Why Diets Fail

Top reasons you aren’t losing weight:

  • underestimating calories consumed
  • overestimating activity levels and calories burned
  • poor macronutrient balance
  • lack of adequate sleep
  • stress
  • unrealistic expectations


One of the initial problems with diets is how we define them. We see diets as a short-term fix, which restrict our food choices and are dependent on strict rules and limitations. Often we want to fit back into clothes we’ve realised have grown too tight, or get ready for a summer holiday or special event. However, what the word diet doesn’t imply is long-term, lasting change. Maybe we should begin by defining the lasting changes we want to achieve, rather than the short-term shortcut.

A diet is made up of everything we eat; the “good” and the “bad” foods, while weight loss itself comes down to energy balance and our ability to create a calorie deficit.

We need the structure of routine to help us function. However, the problem comes when we are given strict rules to follow. Stereotypically, diets are synonymous with restriction. The very idea of imposed restriction and limitation causes us to break these rules. When we feel restricted we begin to feel stressed. When we tell ourselves we can’t have something we will crave it. Over time that stress builds up until our willpower breaks down and we break our diets and super overcompensate with a binge.

We are all familiar with this yo-yo cycle of restriction followed by binge, followed by guilt and self-loathing.


diet cycle

This cycle of dieting is actually causing weight gain. Since each time we diet like this, we not only lose fat and muscle, but we also slow down our metabolisms. We teach our bodies that food is scarce, so when the inevitable binge occurs, our systems are predicated to store those extra calories. So by the end of the diet we now weigh more, but more troublingly we also now need even less food than before to maintain the weight we have put back on.

Its the habitual nature of this cycle that means our diets are doomed to fail.



So why can’t we simply follow the diet protocol, or eat only a certain amount of calories and no more?

Many diet plans are dependant on bland meal plans we don’t really want to follow from the start, calorie limits, and the avoidance of certain demonised foods like carbs and gluten. (I am bread, hear my roar!!)

All these rules and restrictions are setting us up to fail.

We are products of our environment and we are creatures of habit. Rather than strict rules, we need to focus on improving our nutrition with better knowledge and better habits, which lead to better choices.

Without the adequate knowledge to understand the calorific value of food, how many calories are in different amounts of food, and why we need to control certain portion sizes, we will never really be acting with intent.



repeatedly do

repeatedly do

repeatedly do


We are creatures of habit. Our long standing habits become our character.


Many of us have developed poor eating habits that we repeat every day:

-We skip breakfast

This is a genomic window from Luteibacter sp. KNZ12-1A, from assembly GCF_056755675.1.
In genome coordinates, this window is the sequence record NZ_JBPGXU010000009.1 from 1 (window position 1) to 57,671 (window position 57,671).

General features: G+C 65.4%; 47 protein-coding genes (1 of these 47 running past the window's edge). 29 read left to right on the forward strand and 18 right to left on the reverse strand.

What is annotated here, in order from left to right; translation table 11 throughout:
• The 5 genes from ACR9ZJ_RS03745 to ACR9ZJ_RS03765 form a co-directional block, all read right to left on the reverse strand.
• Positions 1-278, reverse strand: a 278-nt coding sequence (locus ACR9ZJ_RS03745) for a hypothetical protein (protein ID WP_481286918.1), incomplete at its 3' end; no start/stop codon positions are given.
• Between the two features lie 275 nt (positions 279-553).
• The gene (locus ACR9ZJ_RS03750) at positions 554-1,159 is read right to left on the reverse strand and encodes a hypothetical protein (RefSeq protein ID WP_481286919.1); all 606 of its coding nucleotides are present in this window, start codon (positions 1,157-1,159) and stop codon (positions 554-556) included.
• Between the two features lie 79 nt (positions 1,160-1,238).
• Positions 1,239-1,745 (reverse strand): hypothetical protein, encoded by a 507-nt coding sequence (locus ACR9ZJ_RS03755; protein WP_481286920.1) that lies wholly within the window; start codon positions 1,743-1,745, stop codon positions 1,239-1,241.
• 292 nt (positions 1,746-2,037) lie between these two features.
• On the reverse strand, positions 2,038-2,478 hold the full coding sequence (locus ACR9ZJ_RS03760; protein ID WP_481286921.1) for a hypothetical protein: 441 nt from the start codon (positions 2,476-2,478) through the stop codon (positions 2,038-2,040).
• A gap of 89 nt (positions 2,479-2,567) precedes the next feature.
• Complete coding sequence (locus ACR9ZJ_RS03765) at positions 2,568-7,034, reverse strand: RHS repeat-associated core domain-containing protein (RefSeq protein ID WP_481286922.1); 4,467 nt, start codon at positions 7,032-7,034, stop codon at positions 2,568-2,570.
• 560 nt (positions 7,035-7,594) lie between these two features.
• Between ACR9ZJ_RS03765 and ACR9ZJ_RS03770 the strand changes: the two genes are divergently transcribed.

-We snack between meals

-We drink too much coffee instead of eating

-We stay up late and binge eat

By themselves none of these things are inherently bad, and like I’ve said before they aren’t going to suddenly slow down your metabolism. It’s what these habits lead to that generates the problem, maybe skipping breakfast leads to us repeatedly eating twice as much at lunch, or unwinding after work with a few beers and chocolate every night becomes such an ingrained habit we find it impossible to break, especially when we are suddenly supposed to be on a diet.

If we can effectively learn to form new habits, we will boost adherence and remain consistent with better eating habits.


We are always at war with ourselves. We are at war with the version of ourselves we  want to become and the version that acts now. And all too often we don’t deliver on our expectations.

There is the self that lives in the present moment and the exponential or critical self, which is looking to the future. The discrepancy between them means this momentary self is always taking from the future self. Effectively, when we maximise at one moment, the binge weekend after binge weekend, we take from a future self that we will never meet, and never realise.

We are all focused on tomorrow. “I’ll start tomorrow… the new me is on the horizon.” But just like the horizon, tomorrow never comes. We wake up the same. We go back to our same routine. We remain the same.

It is our habits that over time forge our character. Therefore, it is our habits that we must change; the small daily tasks that add up over time to lasting change and growth.

Diets fail because we don’t stick to them.

Often it’s the simplest answers that carry the most truth. The solution then, is finding sustainable habits that mean we don’t feel restricted.



At Bourne Fitness we believe in building better bodies through better habits.

That’s why we’ve designed a six week nutrition program, to help build better habits and give you the knowledge to implement lasting change. It’s not about sticking to meal plans for boring foods you don’t enjoy; it’s about finding sustainable eating habits where you don’t feel restricted.

The Better Habits, Better Bodies Program will be open this bank holiday weekend, and we’ll be accepting ten new clients every six weeks.

better bodies

To book your place, click the link below, or send us an email:





By | 2018-08-24T15:40:23+00:00 August 24th, 2018|Uncategorized|0 Comments

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